It does two things. At first, it multiplies by replication, vastly increasing its numbers, and in the process it uses up all the oxygen in the juice. Then it starts to release enzymes which break down the sugars to form alcohol and carbon dioxide gas. That is why fermenting juices froth and bubble.
How much yeast should I add?
You don't need much, because it grows by itself. But don't just add it straight to the juice. Add about a teaspoonful of dried All-Purpose Wine Yeast to about half a pint of the juice. Shake it, cover it, and leave it in a warm place for about 24 hours. When it has come alive, you can add the rest of the juice.
Where can I buy wine yeast?
If you don't have a winemaking supplier near you, there are plenty that do mail order. Google for winemaking supplies. And choose 'all purpose' or 'general purpose' wine yeast.
Why do I need to add anything to my wine?
In some cases, you don't. You can make dry table wine from fruit juice, sugar, yeast, and nothing else. And it's satisfying to do so. But there are two main reasons why winemakers use additives. 1) Not all juices contain enough natural nutrients to keep the yeast alive and healthy throughout the process. 2) Wine that is to be matured can benefit from added antioxidants to delay the natural oxidation process until ageing is well advanced.
What is yeast nutrient? When do I use it?
Yeast nutrient is the winemaking equivalent of garden fertiliser. Yeast is a single cell 'plant' that, just like garden vegetables, needs the right nutrition. In particular, it needs a source of fermentable nitrogen. If this is lacking, the fermentation may stop completely, or it may take a wrong turning and start producing hydrogen sulphide, the bad egg gas. You can obtain yeast nutrient from any winemaking supplier. For quantity, follow the manufacturer's instructions, and always add it to the juice before starting the fermentation.
What is DAP?
DAP is diammonium phosphate. It is the principal ingredient of yeast nutrient. Only specialists and professional winemakers would have reasons to use DAP on its own. Just stick to general purpose yeast nutrient.
What is pectolase used for?
Pectolase, or pectolytic enzyme, breaks down pectin in a wine must. Pectin makes jams and jellies set, but is not helpful im wine as it can form a haze that will not settle. Juice wines usually don't need pectolase, but pulp-fermented wines may extract too much pectin from the fruit, causing trouble later. Pectolase added to the pulp has two effects - it reduces the risk of pectin hazes and also increases the juice yield from the pulp, as the pectolase breaks down the cell walls and helps liquify the pulp.
What are sulphites? Do I need to use them?
Sulphites are added to wine as sodium metabisulphite or potassium metabisulphite. Both chemicals act as a source of free sulphite ions in the juice. The sulphite does two useful things. 1) It prevents contamination of the juice by wild yeasts and other spoilage organisms. 2) It acts as an antioxidant, by sacrificially oxidising itself, forming sulphates in the process. Without sulphites, white wines tend to go brown and flat, like a sliced apple.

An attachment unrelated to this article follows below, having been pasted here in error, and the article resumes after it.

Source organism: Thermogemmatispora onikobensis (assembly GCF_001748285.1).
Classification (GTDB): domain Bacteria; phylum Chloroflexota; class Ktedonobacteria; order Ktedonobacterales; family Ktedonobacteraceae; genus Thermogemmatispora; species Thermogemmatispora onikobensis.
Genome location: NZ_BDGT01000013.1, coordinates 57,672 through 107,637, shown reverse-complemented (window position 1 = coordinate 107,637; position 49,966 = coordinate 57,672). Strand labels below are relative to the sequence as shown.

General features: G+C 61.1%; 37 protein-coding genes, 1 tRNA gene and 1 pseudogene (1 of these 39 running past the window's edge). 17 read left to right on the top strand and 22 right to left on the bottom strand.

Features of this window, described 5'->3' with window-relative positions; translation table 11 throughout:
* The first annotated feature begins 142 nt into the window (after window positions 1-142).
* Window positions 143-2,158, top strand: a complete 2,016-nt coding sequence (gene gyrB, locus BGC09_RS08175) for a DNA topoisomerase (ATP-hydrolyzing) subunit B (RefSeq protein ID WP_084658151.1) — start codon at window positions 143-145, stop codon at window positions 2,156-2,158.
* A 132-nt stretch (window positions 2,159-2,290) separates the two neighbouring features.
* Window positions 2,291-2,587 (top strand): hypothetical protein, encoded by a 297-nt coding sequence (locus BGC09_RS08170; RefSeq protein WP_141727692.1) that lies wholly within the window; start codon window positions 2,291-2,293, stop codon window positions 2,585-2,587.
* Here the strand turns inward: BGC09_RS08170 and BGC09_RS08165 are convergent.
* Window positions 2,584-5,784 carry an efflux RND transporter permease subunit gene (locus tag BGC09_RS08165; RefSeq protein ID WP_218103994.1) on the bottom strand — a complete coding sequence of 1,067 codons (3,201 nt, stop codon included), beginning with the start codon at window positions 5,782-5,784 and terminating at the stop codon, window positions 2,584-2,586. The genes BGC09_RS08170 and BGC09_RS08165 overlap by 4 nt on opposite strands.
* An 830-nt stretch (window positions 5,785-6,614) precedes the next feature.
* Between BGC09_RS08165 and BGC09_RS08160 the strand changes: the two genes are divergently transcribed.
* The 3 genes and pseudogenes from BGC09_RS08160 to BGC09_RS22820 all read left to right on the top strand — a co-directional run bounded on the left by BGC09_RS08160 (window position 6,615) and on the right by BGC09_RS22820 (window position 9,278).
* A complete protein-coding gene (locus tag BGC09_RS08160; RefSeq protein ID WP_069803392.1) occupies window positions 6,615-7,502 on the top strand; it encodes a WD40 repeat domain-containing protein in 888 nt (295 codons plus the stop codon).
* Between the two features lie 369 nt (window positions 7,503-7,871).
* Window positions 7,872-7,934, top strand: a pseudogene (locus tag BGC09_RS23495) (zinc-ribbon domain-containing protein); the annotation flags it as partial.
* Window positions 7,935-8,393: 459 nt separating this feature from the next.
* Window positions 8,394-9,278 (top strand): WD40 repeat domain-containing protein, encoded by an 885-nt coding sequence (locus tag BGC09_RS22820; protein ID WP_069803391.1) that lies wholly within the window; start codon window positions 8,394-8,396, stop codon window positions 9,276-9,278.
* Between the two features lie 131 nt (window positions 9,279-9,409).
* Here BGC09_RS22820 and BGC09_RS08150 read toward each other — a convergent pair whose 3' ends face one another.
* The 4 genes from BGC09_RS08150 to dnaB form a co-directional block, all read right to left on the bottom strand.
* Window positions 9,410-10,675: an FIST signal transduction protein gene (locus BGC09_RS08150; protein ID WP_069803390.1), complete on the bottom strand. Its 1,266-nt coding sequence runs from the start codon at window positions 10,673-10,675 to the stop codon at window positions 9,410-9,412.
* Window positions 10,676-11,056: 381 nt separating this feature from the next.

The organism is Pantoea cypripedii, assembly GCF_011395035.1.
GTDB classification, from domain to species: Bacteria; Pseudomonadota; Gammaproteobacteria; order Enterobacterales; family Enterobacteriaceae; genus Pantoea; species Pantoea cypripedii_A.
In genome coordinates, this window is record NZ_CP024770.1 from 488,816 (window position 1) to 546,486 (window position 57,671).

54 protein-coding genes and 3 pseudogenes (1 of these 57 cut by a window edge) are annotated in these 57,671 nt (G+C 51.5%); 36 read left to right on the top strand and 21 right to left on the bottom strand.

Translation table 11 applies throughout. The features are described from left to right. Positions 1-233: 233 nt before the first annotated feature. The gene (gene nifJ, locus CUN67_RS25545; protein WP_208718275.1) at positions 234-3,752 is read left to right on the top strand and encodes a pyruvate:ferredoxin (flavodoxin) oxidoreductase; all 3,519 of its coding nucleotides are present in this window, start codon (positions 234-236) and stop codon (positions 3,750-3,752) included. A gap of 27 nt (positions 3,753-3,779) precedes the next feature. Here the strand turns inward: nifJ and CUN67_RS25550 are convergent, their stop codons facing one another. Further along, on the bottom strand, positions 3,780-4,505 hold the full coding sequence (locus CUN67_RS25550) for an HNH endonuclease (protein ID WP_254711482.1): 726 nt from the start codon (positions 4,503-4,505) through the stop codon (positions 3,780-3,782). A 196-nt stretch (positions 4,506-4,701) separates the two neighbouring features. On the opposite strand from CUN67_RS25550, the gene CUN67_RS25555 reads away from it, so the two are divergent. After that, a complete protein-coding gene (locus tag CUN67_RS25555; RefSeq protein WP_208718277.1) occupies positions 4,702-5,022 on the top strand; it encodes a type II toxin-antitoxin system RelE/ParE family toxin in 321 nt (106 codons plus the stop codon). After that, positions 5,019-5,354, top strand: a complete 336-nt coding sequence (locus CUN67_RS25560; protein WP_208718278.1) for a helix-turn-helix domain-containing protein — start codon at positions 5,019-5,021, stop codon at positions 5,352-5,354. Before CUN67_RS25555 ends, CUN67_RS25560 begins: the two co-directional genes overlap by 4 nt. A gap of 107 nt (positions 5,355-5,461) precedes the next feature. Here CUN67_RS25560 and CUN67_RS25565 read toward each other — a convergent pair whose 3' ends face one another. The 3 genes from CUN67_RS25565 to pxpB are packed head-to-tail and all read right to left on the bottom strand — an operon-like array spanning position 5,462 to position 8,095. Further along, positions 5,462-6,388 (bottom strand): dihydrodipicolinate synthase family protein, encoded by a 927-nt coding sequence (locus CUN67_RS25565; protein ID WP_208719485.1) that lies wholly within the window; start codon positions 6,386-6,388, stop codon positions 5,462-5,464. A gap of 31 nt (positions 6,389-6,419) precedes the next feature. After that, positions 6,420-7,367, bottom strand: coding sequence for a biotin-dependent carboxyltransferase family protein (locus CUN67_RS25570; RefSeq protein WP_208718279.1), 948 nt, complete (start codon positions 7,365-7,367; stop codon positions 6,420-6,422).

If you are making table wine from supermarket juices, for early drinking, then you do not need to use sulphites. But if you are using fruit or vegetables, or if you intend maturing the wine, careful use of sulphites is recommended.
What are Campden tablets?
Campden tablets are aspirin-sized pills of potassium metabisulphite. They offer the most convenient way of adding a controlled quantity of sulphite to a wine. But they are not very soluble and should always be crushed (between two spoons) and dissolved in a little water before adding to the wine. Keep Campden tablets out of the reach of children.
Doesn't sulphite smell bad?
Sulphur dioxide is a poisonous gas with a sharp, pungent smell. If you sulphite a wine at the end of fermentation, to stabilise it and prevent early oxidation, then you should not be in a hurry to drink it. As the wine matures, the sulphite level drops steadily. When the wine is ready for drinking, there should be no discernable sulphur dioxide smell. Sometimes you can smell sulphite in commercial wines, and usually this is because they have been rushed to the market too soon.
Is sulphite the only preservative used?
No. Some winemakers add potassium sorbate at the end of fermentation. This forms sorbic acid in the wine, which is a yeast inhibitor. You don't need it in dry wines, but it can be used to prevent intended semi-sweet or sweet wines from continuing to ferment past the desired end point. Note that sorbate is genuinely a preservative, whereas sulphite is technically a retardant but still an active part of the winemaking and maturing process.
What are finings? Do I need to add them?
Finings help a wine to clear. Most wines will fall clear by themselves, especially if you refrigerate them for a few days. But some may form a haze which refuses to settle out. Finings added to the wine can help the tiny haze particles to coagulate and fall as sediment, or in some cases to adhere to the finings particles and settle out together. There are problems though. Different types of haze may require different finings, and the wrong addition can simply add to the haze.